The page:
The U.S. Department of the Treasury’s Office of Foreign Assets Control (OFAC) has sanctioned the Bitcoin addresses of two Iranians the office says processed Bitcoin ransoms on behalf of Iranian hackers who targeted government and business sites in the US and Canada.
Anyone who does business with these addresses from now own could be subject to “secondary sanctions” OFAC says.
Crypto-consultant and lawyer Marco Santori wrote yesterday on Twitter that this is the first time a Bitcoin address has been sanctioned by OFAC.
Ali Khorashadizadeh and Mohammad Ghorbaniyan allegedly processed bitcoin transactions for Faramarz Shahi Savandi, 34, and Mohammad Mehdi Shah Mansouri, 27, two hackers indicted Wednesday in the US for an alleged 200 SamSam ransomware attacks against federal, municipal and business targets in the US and Canada.
All four individuals are believed to be residing now in Iran, which has no extradition treaty with the US.
US Deputy Attorney General Rod Rosenstein has vowed to bring the hackers to justice nonetheless:
“American justice has a long arm and we will wait and eventually we’re confident that we will take these perpetrators into custody,” said Rosenstein at a press conference.
But the ban has implications for exchanges in that OPAC says it plans to “target” individuals or businesses that process coins on behalf of the banned addresses.
“Treasury is targeting digital currency exchangers who have enabled Iranian cyber actors to profit from extorting digital ransom payments from their victims.”
OPAC states that its scrutiny of exchanges regarding the two addresses is part of a larger effort to prevent Iran itself from using the exchanges to processes financial transmissions.
“As Iran becomes increasingly isolated and desperate for access to U.S. dollars, it is vital that virtual currency exchanges, peer-to-peer exchangers, and other providers of digital currency services harden their networks against these illicit schemes,” said Treasury Under Secretary for Terrorism and Financial Intelligence Sigal Mandelker.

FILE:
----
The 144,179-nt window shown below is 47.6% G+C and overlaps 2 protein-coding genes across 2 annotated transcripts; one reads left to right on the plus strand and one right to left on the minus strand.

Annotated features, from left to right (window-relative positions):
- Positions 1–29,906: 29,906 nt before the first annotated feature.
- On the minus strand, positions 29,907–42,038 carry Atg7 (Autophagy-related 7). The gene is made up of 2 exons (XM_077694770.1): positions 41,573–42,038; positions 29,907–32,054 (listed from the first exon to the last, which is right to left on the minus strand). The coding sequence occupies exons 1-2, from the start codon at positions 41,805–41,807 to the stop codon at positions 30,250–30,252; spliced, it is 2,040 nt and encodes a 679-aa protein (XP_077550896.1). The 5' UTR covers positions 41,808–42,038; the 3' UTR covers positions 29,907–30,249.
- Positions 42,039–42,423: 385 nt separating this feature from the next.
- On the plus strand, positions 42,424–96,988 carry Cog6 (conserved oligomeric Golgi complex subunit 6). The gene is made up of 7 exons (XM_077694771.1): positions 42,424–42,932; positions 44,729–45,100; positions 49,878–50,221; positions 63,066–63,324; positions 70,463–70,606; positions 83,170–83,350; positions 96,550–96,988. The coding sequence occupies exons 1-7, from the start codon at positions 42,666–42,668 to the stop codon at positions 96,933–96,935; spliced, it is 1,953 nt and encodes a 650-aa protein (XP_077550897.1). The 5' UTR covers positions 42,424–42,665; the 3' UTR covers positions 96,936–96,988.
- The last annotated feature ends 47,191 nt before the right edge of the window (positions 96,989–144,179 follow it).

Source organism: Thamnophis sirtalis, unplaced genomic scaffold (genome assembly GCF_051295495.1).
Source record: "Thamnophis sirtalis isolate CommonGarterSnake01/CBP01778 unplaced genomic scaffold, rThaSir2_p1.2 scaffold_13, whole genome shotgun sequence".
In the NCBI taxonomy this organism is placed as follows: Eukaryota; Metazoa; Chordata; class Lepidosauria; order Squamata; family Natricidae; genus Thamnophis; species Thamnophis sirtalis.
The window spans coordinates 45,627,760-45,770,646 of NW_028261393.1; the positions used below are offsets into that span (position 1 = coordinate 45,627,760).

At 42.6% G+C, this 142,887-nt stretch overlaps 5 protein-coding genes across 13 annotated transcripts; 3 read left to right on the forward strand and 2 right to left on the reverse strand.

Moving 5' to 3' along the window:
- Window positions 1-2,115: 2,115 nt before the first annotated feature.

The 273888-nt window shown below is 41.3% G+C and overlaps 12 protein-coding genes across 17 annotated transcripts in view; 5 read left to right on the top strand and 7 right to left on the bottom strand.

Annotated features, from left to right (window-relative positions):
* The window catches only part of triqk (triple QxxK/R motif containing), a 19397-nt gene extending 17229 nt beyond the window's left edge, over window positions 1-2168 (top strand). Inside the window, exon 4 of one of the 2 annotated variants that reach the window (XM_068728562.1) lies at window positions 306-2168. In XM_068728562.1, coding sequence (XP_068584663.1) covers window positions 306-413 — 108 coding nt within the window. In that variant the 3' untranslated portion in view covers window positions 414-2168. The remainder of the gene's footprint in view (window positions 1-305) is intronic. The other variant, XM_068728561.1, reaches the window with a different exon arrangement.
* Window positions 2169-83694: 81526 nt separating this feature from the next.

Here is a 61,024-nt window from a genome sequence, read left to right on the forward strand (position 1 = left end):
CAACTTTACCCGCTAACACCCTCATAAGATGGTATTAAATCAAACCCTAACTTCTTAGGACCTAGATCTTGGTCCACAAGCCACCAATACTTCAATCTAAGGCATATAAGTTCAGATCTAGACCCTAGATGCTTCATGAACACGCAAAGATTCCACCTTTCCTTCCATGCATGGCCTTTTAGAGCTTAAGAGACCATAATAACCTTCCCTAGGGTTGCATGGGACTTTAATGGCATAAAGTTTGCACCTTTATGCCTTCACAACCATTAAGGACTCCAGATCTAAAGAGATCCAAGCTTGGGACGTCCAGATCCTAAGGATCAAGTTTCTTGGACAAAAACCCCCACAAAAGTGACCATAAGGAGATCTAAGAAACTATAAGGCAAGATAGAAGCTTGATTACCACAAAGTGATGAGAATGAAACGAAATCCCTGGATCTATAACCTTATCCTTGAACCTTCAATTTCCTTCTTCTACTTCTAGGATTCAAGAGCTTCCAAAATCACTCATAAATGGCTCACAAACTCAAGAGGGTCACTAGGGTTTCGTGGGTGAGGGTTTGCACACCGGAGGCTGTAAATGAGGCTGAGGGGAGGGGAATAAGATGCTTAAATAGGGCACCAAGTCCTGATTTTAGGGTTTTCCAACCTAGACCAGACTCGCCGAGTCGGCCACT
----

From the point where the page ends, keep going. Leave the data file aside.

“We are publishing digital currency addresses to identify illicit actors operating in the digital currency space. Treasury will aggressively pursue Iran and other rogue regimes attempting to exploit digital currencies and weaknesses in cyber and AML/CFT safeguards to further their nefarious objectives.”
Iran is now hobbled by several layers of sanctions restored by the Trump administration since it decided to abandon the Iran nuclear treaty signed under Obama.
The country’s citizens have been enduring waves of inflation this year and there are rumours that local banks are on the brink of insolvency.
Without access to foreign capital, Iran cannot pay for many imports, and the country has publicly floated the idea of creating and using cryptocurrencies to sidestep US sanctions.
Meanwhile, OPAC accuses Khorashadizadeh and Ghorbaniyan of, “…help(ing) the cyber actors exchange digital currency derived from ransom payments into Iranian rial and also deposit the rial into Iranian banks.”
OPAC identifies the addresses in question as:
The office says over 40 exchanges transacted with these two addresses, “including some US-based exchangers,” and processed 6000 bitcoins linked to Khorashadizadeh and Ghorbaniyan.
The ruling has implications for exchanges regarding other problem addresses as well.
On Twitter, the lawyer Drew Hinkes asked his followers about how the ban would affect bitcoin processors:
Hinkes is general counsel for Athena Bitcoin/Blockchain, providers of a Bitcoin ATM system. Athena responded to the Hinkes inquiry as follows: